Cause for Laughter: Healing pain through comedy

Kate Carroll of Bethel, in back, has taped a comedy show to raise money to build a house for her friend, Darlene Rogers, and her granddaughters, Jozlyn Robinson and Lyana Morin. Judith Meyer / Bethel Citizen

BETHEL — In 1997, Kate Carroll had brain surgery to repair an aneurysm. She woke up a comedian.

Not that she wasn’t amusing before the surgery, she acknowledges, but she emerged from the operating room transformed.

This compact kindly woman, with a sweet face and curly gray hair, delivers what one might call “blue” comedy. As in: not for the tender ears of children.

It’s bawdy. High energy. Shocking good fun.

Carroll, who worked a career as a hair stylist, may have an outrageous stage mouth, but she also has a heart of gold.

She recently filmed a 64-minute comedy show with Johnny Friggin’ Ater to raise money to build a house for her longtime friend, Darlene Rogers, and Rogers’ granddaughters Lyana Morin and Jozlyn Robinson.

The three currently live in Woodstock and the new house will be constructed on nearby land Rogers already owns. Carroll has plans donated by the builder who recently built the home in Bethel where she lives with her husband, Ronald. The floor plan for the new house exactly mimics Carroll’s own home because the girls are frequent visitors in her home and are comfortable there.

That is especially true for 6-year-old Lyana, who has cerebral palsy. When not using her walker, she gets around by scooting across the floor.

Carroll’s home was built with radiant floor heat embedded in polished cement, a surface that provides ease and warmth for the cheerful kindergartner — who likes pink and anything that sparkles — to move around.

Rogers and the girls are excited about the prospect of moving out of their two-story home that is heated with a woodstove, because 11-year-old Jozlyn — a fiercely athletic girl who goes by Jozzie — struggles with gas and the wood smoke triggers attacks.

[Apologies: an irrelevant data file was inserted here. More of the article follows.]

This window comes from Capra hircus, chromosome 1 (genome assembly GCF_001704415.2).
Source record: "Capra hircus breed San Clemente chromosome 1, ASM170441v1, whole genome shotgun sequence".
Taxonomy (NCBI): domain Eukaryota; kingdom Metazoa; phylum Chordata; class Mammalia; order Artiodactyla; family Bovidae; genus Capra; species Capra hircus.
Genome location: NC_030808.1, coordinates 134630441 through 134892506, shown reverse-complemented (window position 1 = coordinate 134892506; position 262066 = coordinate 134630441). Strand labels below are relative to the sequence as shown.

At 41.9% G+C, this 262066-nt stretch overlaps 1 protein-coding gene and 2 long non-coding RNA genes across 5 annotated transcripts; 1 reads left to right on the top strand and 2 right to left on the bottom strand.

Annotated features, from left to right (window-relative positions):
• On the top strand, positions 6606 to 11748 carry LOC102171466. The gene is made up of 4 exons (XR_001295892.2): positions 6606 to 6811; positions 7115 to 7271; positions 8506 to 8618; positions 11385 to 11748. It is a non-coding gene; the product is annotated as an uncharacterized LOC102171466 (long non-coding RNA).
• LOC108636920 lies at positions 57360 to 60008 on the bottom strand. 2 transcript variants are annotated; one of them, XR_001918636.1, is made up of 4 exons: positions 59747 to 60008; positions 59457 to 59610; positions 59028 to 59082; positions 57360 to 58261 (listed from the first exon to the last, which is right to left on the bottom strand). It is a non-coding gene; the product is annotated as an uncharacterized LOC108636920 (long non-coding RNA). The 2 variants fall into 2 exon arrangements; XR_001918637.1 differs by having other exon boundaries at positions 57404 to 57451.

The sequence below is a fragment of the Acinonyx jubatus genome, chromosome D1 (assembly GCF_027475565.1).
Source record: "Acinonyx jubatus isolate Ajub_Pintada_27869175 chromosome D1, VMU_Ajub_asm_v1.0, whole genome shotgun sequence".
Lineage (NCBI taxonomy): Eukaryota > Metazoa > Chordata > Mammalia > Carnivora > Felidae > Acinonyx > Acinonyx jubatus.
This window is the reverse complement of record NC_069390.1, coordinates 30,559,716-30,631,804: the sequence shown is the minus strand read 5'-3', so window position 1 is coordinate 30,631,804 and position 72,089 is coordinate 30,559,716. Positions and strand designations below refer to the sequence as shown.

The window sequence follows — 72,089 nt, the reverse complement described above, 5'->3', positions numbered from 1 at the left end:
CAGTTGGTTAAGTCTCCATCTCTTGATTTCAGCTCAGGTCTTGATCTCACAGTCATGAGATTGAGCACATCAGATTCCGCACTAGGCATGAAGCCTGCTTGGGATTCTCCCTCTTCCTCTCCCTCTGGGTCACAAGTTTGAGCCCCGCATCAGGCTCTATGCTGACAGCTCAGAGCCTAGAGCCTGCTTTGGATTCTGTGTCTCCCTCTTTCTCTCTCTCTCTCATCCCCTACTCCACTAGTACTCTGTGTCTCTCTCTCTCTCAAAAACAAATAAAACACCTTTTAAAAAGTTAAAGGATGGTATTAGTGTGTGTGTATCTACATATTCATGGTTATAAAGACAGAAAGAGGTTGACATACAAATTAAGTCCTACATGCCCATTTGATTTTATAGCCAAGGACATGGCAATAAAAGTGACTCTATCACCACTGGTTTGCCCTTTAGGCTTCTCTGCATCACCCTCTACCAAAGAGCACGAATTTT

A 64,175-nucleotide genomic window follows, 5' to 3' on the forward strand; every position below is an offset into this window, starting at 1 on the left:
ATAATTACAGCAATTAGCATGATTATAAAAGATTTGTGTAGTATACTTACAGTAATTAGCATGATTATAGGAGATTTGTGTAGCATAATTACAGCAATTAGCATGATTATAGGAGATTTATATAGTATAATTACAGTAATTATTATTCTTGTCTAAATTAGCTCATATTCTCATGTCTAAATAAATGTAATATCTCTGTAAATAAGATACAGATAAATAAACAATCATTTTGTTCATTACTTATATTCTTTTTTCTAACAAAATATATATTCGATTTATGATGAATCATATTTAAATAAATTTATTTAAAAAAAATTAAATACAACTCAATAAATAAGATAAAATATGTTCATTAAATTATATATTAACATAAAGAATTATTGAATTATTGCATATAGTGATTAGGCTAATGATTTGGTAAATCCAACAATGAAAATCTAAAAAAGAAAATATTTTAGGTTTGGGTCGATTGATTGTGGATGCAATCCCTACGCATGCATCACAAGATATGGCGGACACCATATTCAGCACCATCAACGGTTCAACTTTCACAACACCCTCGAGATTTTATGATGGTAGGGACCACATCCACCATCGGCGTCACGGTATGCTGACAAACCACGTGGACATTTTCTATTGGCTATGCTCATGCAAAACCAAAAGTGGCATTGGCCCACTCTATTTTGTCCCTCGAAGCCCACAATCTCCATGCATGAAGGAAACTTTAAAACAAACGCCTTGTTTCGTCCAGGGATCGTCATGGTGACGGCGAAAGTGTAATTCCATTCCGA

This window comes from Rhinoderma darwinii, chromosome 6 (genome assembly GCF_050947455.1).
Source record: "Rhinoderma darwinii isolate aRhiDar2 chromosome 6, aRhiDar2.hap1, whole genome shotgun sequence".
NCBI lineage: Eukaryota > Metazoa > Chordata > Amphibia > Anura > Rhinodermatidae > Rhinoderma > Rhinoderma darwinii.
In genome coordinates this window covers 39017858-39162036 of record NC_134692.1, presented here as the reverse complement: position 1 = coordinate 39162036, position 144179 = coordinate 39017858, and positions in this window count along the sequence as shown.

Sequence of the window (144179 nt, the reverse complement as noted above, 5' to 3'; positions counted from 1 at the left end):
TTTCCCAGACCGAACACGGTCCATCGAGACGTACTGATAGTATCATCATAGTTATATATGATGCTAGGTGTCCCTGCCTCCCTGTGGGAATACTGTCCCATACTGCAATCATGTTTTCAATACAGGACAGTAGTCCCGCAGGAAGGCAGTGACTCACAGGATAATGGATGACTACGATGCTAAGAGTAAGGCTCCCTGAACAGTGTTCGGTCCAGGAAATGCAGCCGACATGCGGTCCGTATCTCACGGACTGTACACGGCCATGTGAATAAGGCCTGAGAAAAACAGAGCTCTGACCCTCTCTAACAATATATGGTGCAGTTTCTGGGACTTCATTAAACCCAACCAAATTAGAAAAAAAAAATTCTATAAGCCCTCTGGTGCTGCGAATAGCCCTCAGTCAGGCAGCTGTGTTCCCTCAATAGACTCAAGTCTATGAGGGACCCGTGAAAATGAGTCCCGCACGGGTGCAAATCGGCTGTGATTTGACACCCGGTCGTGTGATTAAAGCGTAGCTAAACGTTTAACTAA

The bathroom and bedrooms in their current home are all on the second floor. Lyana isn’t able to navigate the stairs, so her mother or sister carry her up to her room and to the bath when needed.

The house simply isn’t the right one for this family’s needs.

Rogers — formerly Darlene Pilgrim — met her longtime partner Rick Rogers at The Disco at Sunday River in 2002. She had two children at the time, and she and the children moved in with Rick, who helped raise them.

Rogers’ daughter, Jennell Pilgrim-Robinson, eventually moved away from Maine, where she had Jozzie and Lyana.

Lyana was born in Florida at 29 weeks, weighing just 2 pounds. When she was 3 days old, she had major surgery due to a brain bleed during birth, an injury that doctors believe brought on cerebral palsy.

When Pilgrim-Robinson’s marriage faltered, she moved back to Woodstock to live with her mother and Rogers. She found a job, bought a car and was making plans to move herself and her children to a home of their own when she was diagnosed with stage 4 breast cancer. Despite radiation treatments, chemotherapy, a double mastectomy and brain surgery, she died five months after diagnosis, on April 22, 2018.

She was 28 years old.

A month later, Rick and Darlene Rogers married, after 17 years of partnership, in order to gain guardianship of the girls, who were then 2 years and 7 years old.

A couple of months later, Rick — known by friends and family as Rick “Jolly” Rogers — fell down the stairs in the family home.